Traditional agricultural knowledge as a commons

Authored by: Victoria Reyes-García , Petra Benyei , Laura Calvet-Mir

Routledge Handbook Of Food As A Commons

Print publication date:  December  2018
Online publication date:  December  2018

Print ISBN: 9781138062627
eBook ISBN: 9781315161495
Adobe ISBN:

10.4324/9781315161495-11

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Abstract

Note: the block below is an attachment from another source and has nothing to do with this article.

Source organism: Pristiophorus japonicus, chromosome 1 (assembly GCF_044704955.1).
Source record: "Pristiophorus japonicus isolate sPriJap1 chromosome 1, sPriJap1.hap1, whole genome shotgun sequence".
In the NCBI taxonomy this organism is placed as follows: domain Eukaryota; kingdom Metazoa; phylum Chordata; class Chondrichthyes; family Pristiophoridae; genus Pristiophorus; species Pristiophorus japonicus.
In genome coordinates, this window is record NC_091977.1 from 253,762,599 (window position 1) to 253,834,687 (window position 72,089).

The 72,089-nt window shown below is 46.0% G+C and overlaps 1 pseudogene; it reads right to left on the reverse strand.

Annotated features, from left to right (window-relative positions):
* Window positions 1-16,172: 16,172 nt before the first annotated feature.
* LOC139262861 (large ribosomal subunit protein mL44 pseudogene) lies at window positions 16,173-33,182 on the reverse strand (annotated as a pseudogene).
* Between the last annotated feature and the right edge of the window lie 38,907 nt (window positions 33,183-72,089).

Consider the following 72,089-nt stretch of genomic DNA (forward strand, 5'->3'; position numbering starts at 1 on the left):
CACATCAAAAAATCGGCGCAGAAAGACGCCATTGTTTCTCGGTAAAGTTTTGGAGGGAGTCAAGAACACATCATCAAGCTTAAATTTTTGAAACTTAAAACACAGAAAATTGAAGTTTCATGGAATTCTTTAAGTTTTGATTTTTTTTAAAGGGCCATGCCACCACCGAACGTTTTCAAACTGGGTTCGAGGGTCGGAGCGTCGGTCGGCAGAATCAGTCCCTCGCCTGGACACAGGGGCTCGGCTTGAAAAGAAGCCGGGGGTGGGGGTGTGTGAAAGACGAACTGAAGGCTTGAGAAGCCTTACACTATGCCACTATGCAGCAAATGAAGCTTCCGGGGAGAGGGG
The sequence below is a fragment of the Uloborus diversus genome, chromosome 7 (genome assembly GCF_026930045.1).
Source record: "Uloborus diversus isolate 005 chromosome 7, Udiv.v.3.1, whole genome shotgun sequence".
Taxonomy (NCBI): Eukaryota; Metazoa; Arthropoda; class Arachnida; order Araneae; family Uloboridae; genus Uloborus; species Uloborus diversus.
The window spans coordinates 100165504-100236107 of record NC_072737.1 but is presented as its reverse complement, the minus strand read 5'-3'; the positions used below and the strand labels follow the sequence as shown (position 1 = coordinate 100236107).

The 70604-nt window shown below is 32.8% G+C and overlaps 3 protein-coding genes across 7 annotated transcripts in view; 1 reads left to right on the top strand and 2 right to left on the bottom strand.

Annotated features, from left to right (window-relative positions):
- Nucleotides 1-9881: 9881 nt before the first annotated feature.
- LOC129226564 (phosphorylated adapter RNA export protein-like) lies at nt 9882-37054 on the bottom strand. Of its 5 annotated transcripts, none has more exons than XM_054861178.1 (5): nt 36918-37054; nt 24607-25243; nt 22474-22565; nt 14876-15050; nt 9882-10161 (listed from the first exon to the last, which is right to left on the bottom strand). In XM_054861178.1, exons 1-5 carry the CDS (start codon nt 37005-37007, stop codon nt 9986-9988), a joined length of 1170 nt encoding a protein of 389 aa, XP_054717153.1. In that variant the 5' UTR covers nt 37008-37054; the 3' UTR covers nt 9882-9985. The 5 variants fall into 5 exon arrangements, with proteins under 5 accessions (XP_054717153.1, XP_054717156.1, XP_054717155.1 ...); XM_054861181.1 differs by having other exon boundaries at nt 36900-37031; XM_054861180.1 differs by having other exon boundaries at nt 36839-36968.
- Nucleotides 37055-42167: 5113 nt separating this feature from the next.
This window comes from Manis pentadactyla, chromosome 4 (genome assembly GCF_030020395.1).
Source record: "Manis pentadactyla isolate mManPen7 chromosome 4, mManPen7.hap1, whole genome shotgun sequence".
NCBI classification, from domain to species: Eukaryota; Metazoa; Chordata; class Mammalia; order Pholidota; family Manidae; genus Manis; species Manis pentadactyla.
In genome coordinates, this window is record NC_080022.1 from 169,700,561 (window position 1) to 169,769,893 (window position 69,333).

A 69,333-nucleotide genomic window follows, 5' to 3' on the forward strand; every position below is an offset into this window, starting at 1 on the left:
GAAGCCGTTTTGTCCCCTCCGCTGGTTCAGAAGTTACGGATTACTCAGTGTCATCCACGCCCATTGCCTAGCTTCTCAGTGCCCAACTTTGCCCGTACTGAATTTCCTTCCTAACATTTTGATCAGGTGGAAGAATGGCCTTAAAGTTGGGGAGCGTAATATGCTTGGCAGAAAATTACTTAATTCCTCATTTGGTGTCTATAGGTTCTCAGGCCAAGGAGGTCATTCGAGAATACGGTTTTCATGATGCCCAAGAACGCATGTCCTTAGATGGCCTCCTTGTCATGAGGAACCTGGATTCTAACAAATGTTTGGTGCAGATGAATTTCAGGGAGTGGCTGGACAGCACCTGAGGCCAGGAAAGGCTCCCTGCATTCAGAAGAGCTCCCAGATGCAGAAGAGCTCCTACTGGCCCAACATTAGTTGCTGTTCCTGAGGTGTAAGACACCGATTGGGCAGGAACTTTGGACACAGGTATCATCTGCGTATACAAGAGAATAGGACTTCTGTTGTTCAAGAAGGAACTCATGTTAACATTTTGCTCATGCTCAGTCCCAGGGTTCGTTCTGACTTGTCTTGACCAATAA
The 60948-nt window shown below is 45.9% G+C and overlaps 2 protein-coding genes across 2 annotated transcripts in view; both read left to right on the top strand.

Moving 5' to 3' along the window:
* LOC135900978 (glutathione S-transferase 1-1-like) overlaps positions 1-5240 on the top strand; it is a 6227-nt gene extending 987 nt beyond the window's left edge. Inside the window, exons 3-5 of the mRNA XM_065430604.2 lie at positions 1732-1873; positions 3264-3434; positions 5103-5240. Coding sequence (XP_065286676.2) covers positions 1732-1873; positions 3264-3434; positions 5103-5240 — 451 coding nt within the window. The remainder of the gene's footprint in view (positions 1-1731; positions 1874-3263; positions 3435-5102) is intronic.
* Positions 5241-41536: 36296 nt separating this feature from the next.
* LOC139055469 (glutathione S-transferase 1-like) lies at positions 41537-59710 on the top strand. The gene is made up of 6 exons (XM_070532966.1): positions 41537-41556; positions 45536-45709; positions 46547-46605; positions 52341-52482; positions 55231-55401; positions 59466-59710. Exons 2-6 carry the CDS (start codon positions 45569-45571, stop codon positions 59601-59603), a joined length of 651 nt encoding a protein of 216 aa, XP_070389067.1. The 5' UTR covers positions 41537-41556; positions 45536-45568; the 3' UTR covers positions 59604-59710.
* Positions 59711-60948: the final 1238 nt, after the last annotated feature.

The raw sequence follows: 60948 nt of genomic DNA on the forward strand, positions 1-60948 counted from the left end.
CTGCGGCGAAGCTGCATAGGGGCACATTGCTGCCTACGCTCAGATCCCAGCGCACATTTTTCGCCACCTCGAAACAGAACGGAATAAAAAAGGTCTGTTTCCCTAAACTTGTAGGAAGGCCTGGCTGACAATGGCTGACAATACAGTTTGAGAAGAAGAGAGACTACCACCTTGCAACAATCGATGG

Traditional 1 knowledge systems consist of the information, beliefs, traditions, practices, institutions, and worldviews developed and sustained by Indigenous and rural communities. Traditional knowledge systems are often seen as an adaptive strategy to the environment in which communities live and include information, practices, and institutions related to many spheres of community life, from medicinal to astronomical or agricultural information (Berkes et al. 2000; Reyes-García et al. 2016). As an adaptive strategy, these knowledge systems provide place-based communities with information to deal with everyday life issues, while considering the long-time maintenance of the ecological system in which they are embedded. Traditional agricultural knowledge (TAK) refers to the locally adapted systems developed by farmers and other place-based communities around the world through their interaction with nature in order to support food production in a way that is environmentally and culturally adapted to the specific characteristics of each context (Malezieux 2012; Gilles et al. 2013; Vandermeer and Perfecto 2013). TAK systems encompass information about how to recognize and efficiently manage agricultural landscapes and agroecosystem elements (i.e., knowledge on storage and culinary characteristics of crop landraces) (Riu-Bosoms et al. 2014; Calvet-Mir et al. 2010).

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